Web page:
We can, and should begin to actualize this vision by seeking diversion opportunities for youth through government as well as through the variety of other available institutions. Informal diversions, as described above, are often sponsored by civil society representatives, such as schools, non-profits, neighborhoods, and families. CPJ’s Guideline on Government states that the government ought to respect the unique callings and abilities of other institutions — such as the family, schools and counseling centers — which when applied to the unique situation of offending youth, suggests that government ought to work with communities to repair broken bonds and to ensure offending youth receive specialized care through informal diversions.
However, there is a unique role for the government to play in the administration of justice. Government is particularly equipped for standardized interventions to uphold the common good, as the Guideline also states. For example, governments can be uniquely effective at upholding the common good through the implementation of drug and mental health courts and other formal diversion programs for offending youth. Further, when diversion programs are the default response for first-time and/or non-violent youth offenders, the government can work more effectively through the court and detention systems with and for youth who would benefit from higher supervision, such as those who have committed chronic or violent offenses.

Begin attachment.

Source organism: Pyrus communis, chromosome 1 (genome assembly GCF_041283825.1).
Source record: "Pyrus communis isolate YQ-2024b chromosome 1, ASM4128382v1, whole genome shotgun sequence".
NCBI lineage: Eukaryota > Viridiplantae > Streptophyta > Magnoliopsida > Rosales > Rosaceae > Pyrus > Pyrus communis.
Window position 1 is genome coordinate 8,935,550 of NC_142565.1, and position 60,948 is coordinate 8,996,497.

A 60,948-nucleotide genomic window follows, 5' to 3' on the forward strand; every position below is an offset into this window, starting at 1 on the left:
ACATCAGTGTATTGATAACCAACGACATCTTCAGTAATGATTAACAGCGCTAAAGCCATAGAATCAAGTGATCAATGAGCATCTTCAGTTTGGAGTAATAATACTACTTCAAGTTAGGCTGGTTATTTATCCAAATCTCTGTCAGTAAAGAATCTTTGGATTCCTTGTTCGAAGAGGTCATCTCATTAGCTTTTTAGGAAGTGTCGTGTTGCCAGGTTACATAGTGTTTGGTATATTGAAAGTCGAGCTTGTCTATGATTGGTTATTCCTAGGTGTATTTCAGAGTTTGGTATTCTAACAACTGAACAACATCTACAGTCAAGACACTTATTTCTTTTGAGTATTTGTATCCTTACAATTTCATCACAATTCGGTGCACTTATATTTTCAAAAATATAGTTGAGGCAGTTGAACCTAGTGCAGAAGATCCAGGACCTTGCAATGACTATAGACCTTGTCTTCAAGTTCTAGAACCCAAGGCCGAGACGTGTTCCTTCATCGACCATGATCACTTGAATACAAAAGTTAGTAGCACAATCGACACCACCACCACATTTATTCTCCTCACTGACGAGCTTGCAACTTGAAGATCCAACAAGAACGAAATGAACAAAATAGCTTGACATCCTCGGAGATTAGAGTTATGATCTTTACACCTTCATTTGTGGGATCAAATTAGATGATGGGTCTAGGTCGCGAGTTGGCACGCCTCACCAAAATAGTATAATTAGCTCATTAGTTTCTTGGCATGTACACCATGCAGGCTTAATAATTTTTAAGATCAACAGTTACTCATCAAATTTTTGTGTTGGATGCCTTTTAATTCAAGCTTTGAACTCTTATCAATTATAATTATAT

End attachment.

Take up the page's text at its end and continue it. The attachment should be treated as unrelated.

Both civil society and government organizations have the ability to care for youth by limiting their contact with the justice system and giving them a hope for their future as members of their community. In the coming articles of this series, we will explore different diversion models that are already pursuing justice for this vulnerable population. These pre-existing efforts ought to encourage us but also move us to learn more and respond to our communities’ unique needs so that we can create a just society where all young people can thrive.
Joya Schreurs is a senior at Dordt University, where she studies English and Theology. She also worked as a Shared Justice intern in the summer of 2023.